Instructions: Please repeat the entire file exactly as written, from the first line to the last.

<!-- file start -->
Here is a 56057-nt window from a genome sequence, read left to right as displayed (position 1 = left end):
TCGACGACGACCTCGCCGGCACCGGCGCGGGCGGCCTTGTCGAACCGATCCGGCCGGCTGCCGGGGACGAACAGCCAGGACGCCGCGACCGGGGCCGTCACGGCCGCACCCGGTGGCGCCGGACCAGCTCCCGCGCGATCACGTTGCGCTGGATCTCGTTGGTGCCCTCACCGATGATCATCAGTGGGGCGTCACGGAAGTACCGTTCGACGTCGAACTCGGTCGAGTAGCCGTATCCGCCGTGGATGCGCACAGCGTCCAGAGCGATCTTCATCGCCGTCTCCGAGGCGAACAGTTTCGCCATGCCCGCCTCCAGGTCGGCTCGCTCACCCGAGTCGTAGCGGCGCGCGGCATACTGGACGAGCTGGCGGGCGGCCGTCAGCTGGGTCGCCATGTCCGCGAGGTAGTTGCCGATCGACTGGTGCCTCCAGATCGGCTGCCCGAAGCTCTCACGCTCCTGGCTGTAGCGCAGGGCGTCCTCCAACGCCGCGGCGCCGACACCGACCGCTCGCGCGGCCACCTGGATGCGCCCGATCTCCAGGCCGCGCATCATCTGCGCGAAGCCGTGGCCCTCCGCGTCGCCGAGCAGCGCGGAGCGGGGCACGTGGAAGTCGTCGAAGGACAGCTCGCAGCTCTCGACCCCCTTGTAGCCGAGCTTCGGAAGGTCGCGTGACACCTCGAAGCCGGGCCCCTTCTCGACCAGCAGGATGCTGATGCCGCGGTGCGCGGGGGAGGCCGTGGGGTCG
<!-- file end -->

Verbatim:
Here is a 56057-nt window from a genome sequence, read left to right as displayed (position 1 = left end):
TCGACGACGACCTCGCCGGCACCGGCGCGGGCGGCCTTGTCGAACCGATCCGGCCGGCTGCCGGGGACGAACAGCCAGGACGCCGCGACCGGGGCCGTCACGGCCGCACCCGGTGGCGCCGGACCAGCTCCCGCGCGATCACGTTGCGCTGGATCTCGTTGGTGCCCTCACCGATGATCATCAGTGGGGCGTCACGGAAGTACCGTTCGACGTCGAACTCGGTCGAGTAGCCGTATCCGCCGTGGATGCGCACAGCGTCCAGAGCGATCTTCATCGCCGTCTCCGAGGCGAACAGTTTCGCCATGCCCGCCTCCAGGTCGGCTCGCTCACCCGAGTCGTAGCGGCGCGCGGCATACTGGACGAGCTGGCGGGCGGCCGTCAGCTGGGTCGCCATGTCCGCGAGGTAGTTGCCGATCGACTGGTGCCTCCAGATCGGCTGCCCGAAGCTCTCACGCTCCTGGCTGTAGCGCAGGGCGTCCTCCAACGCCGCGGCGCCGACACCGACCGCTCGCGCGGCCACCTGGATGCGCCCGATCTCCAGGCCGCGCATCATCTGCGCGAAGCCGTGGCCCTCCGCGTCGCCGAGCAGCGCGGAGCGGGGCACGTGGAAGTCGTCGAAGGACAGCTCGCAGCTCTCGACCCCCTTGTAGCCGAGCTTCGGAAGGTCGCGTGACACCTCGAAGCCGGGCCCCTTCTCGACCAGCAGGATGCTGATGCCGCGGTGCGCGGGGGAGGCCGTGGGGTCG